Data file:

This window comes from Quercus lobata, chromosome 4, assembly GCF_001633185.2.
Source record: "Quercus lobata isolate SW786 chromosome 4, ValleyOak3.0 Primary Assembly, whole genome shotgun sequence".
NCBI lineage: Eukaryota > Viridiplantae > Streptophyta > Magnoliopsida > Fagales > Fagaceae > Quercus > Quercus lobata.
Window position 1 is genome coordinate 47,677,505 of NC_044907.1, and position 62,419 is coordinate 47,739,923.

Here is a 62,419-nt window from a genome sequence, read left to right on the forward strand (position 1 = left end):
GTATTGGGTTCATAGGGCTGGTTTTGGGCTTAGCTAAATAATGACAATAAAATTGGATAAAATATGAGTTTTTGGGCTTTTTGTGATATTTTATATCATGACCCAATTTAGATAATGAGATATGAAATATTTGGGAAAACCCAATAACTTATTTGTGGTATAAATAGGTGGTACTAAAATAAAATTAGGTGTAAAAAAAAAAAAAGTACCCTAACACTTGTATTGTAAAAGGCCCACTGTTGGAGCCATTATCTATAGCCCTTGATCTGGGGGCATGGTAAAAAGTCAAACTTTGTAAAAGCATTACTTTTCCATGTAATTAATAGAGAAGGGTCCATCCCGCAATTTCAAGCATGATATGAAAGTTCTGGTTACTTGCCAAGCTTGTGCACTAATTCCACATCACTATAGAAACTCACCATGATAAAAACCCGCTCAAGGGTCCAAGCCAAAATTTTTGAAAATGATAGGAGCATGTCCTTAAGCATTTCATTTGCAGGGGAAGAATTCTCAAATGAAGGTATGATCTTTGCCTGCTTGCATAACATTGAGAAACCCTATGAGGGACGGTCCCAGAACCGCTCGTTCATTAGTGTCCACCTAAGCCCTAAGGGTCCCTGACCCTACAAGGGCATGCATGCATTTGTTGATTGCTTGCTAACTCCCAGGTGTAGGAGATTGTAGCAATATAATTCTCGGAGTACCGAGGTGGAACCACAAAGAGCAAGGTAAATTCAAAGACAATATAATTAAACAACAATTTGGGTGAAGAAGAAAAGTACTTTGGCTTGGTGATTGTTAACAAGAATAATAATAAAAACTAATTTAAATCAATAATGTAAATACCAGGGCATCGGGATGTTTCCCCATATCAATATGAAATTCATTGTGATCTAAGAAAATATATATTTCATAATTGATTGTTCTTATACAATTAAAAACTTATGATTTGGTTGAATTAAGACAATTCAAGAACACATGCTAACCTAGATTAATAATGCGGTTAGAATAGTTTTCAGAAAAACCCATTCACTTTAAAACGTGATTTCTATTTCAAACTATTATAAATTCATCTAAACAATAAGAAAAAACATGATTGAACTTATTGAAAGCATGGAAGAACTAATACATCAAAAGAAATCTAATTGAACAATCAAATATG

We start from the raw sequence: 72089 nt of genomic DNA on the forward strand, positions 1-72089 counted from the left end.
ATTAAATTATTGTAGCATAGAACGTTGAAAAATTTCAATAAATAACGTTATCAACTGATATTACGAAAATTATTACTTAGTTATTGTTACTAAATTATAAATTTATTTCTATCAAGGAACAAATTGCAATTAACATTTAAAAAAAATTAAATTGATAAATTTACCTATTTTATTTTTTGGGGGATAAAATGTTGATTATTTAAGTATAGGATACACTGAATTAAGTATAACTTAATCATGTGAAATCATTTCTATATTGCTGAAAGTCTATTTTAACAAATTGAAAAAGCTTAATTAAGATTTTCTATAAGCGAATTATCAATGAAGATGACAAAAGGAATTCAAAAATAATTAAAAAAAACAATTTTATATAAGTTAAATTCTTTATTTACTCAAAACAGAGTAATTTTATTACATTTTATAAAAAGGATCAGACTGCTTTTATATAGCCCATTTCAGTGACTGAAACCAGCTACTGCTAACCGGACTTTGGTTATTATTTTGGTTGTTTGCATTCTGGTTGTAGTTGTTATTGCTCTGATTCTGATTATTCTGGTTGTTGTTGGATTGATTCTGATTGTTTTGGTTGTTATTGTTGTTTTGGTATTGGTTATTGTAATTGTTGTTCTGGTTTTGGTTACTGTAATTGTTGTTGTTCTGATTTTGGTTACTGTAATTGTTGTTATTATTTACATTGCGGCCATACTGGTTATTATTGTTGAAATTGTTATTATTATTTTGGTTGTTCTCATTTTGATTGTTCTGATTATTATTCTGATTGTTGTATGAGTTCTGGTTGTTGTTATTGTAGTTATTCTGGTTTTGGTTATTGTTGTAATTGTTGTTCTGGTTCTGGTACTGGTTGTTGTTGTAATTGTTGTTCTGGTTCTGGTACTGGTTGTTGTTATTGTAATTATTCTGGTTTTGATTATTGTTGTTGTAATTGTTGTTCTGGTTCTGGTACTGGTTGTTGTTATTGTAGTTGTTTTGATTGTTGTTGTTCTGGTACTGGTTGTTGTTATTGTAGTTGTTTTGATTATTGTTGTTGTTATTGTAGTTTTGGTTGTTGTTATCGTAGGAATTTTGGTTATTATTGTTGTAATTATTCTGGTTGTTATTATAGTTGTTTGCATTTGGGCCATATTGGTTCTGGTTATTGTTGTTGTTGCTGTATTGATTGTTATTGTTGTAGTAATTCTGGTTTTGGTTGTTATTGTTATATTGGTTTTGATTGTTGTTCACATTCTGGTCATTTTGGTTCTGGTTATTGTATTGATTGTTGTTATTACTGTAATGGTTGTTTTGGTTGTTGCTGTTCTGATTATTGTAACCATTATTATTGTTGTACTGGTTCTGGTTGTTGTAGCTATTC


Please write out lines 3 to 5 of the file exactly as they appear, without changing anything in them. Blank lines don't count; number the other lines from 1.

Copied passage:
NCBI lineage: Eukaryota > Viridiplantae > Streptophyta > Magnoliopsida > Fagales > Fagaceae > Quercus > Quercus lobata.
Window position 1 is genome coordinate 47,677,505 of NC_044907.1, and position 62,419 is coordinate 47,739,923.

Here is a 62,419-nt window from a genome sequence, read left to right on the forward strand (position 1 = left end):